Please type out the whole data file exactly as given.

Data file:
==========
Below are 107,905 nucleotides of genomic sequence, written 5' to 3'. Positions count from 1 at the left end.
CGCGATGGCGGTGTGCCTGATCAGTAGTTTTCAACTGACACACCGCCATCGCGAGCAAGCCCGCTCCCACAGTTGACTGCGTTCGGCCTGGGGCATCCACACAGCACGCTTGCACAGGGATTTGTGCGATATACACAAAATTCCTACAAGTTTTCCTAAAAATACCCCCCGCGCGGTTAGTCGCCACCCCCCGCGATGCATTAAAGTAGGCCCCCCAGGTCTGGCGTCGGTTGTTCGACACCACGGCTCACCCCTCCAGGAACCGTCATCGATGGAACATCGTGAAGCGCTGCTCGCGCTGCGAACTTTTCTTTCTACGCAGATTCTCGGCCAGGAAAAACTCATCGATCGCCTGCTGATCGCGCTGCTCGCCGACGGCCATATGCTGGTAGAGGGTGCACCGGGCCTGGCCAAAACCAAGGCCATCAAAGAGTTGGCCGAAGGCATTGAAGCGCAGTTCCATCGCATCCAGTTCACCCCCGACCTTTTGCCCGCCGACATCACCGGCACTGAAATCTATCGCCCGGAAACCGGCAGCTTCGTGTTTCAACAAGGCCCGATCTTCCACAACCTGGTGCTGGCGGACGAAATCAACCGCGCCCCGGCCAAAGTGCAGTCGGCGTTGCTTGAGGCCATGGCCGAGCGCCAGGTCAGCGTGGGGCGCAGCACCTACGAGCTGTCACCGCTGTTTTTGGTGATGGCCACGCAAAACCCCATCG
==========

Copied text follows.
Below are 107,905 nucleotides of genomic sequence, written 5' to 3'. Positions count from 1 at the left end.
CGCGATGGCGGTGTGCCTGATCAGTAGTTTTCAACTGACACACCGCCATCGCGAGCAAGCCCGCTCCCACAGTTGACTGCGTTCGGCCTGGGGCATCCACACAGCACGCTTGCACAGGGATTTGTGCGATATACACAAAATTCCTACAAGTTTTCCTAAAAATACCCCCCGCGCGGTTAGTCGCCACCCCCCGCGATGCATTAAAGTAGGCCCCCCAGGTCTGGCGTCGGTTGTTCGACACCACGGCTCACCCCTCCAGGAACCGTCATCGATGGAACATCGTGAAGCGCTGCTCGCGCTGCGAACTTTTCTTTCTACGCAGATTCTCGGCCAGGAAAAACTCATCGATCGCCTGCTGATCGCGCTGCTCGCCGACGGCCATATGCTGGTAGAGGGTGCACCGGGCCTGGCCAAAACCAAGGCCATCAAAGAGTTGGCCGAAGGCATTGAAGCGCAGTTCCATCGCATCCAGTTCACCCCCGACCTTTTGCCCGCCGACATCACCGGCACTGAAATCTATCGCCCGGAAACCGGCAGCTTCGTGTTTCAACAAGGCCCGATCTTCCACAACCTGGTGCTGGCGGACGAAATCAACCGCGCCCCGGCCAAAGTGCAGTCGGCGTTGCTTGAGGCCATGGCCGAGCGCCAGGTCAGCGTGGGGCGCAGCACCTACGAGCTGTCACCGCTGTTTTTGGTGATGGCCACGCAAAACCCCATCG